From the Ground Up: Black Architects and Designers celebrates the enduring innovation and impact of Black architects across the United States. This traveling exhibit highlights individual architects and designers from the late 1800s to today who have broken barriers formed by racism and have created spaces and places that support communities and culture with projects ranging from public housing, to places of worship, museums and universities. Visitors will recognize iconic landmarks from across the country and experience stories of people who paved the way for future generations.
Visitors will also learn about historic and contemporary Black architects and designers from the Seattle-area who have had a local impact, such as Benjamin F. McAdoo Jr., the first Black architect registered in Washington, and Donald King, Principal Architect at Mimar Studios.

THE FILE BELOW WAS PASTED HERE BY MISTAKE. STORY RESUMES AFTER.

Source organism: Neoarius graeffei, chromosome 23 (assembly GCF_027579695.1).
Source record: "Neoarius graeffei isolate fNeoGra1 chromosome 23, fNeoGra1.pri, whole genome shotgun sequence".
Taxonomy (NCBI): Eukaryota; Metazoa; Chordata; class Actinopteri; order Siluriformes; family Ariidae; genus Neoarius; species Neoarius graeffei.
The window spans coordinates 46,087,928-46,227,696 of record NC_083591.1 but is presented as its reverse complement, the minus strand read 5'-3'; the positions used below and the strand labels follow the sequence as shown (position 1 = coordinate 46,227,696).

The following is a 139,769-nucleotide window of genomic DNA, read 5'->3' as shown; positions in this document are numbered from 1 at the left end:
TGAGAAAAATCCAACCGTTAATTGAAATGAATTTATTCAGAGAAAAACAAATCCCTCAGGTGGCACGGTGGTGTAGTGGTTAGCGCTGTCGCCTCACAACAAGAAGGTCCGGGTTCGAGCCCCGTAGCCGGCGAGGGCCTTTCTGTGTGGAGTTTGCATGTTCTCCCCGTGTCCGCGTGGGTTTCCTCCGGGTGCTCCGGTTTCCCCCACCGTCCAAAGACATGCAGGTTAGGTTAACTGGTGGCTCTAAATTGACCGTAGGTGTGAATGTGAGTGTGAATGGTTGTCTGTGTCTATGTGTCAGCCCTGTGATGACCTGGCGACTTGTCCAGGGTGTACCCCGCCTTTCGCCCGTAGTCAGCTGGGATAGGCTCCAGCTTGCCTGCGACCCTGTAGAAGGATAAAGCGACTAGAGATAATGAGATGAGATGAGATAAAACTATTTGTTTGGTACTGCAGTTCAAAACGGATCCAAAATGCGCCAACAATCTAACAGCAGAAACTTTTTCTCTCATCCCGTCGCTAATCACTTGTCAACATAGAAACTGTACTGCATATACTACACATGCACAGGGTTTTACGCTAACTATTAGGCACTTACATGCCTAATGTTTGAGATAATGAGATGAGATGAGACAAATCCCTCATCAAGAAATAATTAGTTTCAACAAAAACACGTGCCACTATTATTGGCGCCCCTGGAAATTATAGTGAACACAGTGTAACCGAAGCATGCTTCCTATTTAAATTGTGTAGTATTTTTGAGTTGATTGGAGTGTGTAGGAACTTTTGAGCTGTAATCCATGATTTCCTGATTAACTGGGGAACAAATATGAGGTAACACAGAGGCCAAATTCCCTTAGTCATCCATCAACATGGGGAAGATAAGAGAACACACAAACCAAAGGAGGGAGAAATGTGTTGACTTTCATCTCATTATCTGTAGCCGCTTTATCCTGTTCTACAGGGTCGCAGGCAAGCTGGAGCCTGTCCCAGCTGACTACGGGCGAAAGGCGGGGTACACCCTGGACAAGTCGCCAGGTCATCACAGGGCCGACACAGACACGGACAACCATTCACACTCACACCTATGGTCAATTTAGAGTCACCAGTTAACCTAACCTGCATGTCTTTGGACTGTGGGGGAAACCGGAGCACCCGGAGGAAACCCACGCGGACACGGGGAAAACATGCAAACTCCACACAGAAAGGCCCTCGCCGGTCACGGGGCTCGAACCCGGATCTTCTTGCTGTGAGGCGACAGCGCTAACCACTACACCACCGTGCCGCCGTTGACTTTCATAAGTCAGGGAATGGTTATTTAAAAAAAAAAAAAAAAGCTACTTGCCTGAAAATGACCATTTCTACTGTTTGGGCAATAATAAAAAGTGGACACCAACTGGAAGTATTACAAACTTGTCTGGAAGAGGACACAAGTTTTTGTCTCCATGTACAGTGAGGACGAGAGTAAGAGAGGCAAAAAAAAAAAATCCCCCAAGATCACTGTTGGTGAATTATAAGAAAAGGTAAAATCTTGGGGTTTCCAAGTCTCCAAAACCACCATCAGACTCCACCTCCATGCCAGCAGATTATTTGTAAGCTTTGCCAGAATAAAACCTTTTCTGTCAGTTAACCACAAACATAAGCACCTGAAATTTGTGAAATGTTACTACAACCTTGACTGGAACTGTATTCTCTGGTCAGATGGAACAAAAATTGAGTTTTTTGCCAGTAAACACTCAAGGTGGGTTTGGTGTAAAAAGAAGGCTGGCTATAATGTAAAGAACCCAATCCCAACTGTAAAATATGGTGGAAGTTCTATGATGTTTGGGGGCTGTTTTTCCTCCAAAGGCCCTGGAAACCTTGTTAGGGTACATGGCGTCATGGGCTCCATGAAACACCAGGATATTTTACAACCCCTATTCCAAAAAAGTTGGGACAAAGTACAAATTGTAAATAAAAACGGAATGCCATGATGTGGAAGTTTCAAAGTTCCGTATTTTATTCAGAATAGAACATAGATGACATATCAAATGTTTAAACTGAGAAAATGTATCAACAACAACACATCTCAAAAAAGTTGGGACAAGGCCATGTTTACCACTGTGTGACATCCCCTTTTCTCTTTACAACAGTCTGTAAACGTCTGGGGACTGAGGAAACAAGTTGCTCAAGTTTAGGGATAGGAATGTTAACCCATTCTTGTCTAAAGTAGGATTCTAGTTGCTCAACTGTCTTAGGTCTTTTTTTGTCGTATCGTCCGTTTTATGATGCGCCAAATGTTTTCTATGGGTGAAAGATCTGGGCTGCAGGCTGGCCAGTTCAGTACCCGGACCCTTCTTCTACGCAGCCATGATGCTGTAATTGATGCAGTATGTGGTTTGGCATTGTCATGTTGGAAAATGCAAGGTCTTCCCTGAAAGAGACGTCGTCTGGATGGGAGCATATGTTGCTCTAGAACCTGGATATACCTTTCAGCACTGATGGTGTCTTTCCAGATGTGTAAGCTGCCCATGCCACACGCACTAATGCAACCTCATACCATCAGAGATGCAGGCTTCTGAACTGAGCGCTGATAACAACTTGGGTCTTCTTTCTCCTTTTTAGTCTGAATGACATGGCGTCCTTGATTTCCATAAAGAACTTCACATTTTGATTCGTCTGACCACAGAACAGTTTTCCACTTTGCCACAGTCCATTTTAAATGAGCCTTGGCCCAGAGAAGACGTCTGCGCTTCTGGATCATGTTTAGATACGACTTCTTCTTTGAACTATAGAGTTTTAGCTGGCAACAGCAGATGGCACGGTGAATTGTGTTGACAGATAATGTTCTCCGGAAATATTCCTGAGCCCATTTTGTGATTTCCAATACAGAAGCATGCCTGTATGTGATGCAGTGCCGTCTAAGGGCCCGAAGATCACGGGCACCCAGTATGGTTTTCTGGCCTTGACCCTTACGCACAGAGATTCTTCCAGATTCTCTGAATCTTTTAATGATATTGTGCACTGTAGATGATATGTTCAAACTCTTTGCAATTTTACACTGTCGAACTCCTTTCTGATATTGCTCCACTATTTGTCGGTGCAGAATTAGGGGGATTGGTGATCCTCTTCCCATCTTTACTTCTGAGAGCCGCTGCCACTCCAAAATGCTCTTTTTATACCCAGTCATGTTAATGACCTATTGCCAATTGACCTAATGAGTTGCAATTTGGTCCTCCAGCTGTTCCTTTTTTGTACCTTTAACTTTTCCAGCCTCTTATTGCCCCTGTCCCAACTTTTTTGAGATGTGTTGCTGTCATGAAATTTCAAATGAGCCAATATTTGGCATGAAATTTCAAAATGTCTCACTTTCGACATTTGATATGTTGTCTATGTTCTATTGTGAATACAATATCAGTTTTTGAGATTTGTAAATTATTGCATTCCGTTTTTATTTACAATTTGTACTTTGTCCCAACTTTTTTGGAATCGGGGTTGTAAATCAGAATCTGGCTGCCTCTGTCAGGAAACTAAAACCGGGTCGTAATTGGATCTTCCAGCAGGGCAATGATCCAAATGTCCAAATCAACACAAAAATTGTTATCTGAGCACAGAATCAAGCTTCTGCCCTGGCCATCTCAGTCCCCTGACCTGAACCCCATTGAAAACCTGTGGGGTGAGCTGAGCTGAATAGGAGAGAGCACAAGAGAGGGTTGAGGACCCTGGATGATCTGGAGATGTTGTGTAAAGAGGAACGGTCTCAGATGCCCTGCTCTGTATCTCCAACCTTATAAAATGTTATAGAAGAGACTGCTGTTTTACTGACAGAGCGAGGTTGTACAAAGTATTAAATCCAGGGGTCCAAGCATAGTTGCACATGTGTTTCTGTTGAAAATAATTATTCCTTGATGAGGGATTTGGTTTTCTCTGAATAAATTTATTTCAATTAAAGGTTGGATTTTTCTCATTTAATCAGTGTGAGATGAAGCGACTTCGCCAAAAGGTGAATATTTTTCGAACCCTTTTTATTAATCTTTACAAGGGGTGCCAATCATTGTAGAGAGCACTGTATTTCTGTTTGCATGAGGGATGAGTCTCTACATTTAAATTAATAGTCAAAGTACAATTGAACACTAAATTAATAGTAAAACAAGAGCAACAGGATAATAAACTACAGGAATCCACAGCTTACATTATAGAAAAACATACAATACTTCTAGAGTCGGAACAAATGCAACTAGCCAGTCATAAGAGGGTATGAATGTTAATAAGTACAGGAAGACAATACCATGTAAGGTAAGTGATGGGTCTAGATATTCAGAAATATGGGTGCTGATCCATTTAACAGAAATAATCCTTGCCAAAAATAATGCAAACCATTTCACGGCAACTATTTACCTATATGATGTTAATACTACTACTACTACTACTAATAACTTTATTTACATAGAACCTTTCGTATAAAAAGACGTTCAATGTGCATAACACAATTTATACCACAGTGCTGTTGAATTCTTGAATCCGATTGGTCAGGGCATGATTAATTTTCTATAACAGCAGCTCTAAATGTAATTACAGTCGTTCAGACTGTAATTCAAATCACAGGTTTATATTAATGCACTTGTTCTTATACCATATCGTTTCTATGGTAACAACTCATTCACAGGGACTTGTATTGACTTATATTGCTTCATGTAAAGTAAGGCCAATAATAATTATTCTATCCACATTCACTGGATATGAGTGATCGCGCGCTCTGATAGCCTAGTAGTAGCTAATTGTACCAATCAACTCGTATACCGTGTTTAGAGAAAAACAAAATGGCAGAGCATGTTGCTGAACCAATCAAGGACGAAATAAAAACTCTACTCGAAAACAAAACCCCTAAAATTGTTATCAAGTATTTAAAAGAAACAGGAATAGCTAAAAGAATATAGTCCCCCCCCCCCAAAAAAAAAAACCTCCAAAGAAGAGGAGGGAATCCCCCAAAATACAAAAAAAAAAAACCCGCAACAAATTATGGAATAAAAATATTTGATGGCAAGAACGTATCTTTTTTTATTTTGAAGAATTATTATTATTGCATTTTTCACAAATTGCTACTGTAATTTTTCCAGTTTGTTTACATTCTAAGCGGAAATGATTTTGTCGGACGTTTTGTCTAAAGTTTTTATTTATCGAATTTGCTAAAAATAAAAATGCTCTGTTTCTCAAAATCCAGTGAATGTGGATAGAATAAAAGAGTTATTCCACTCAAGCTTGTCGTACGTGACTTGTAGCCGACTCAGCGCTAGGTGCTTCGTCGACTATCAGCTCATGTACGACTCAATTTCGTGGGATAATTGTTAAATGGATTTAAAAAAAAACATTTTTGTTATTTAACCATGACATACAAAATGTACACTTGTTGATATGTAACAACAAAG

Black architects continue to bring their designs to life as a creative response to ever-changing needs, and as a testimonial to a rich heritage. In this exhibit, learn about past and present influential Black architects, hear from Black leaders in the architecture and design fields in video interviews, and engage with tactile interactives. From the Ground Up: Black Architects and Designers encourages guests to discover how Black architects and designers respond to the ever-changing needs of humanity and not only make changes to their communities but the world.
Other architects highlighted in this exhibit include:
- Georgia Louise H. Brown: First Black woman to earn a Bachelor of Science in architecture engineering by Kansas University and second to become a licensed architect in the U.S.
- Philip G. Freelon: Founder of The Freelon Group and the first African American architect to join the U.S Commission of Fine Arts.
- Roberta Washington: Founder/principal of Roberta Washington Architects and responsible for designing new and modernized public schools, housing projects, health care facilities and office buildings.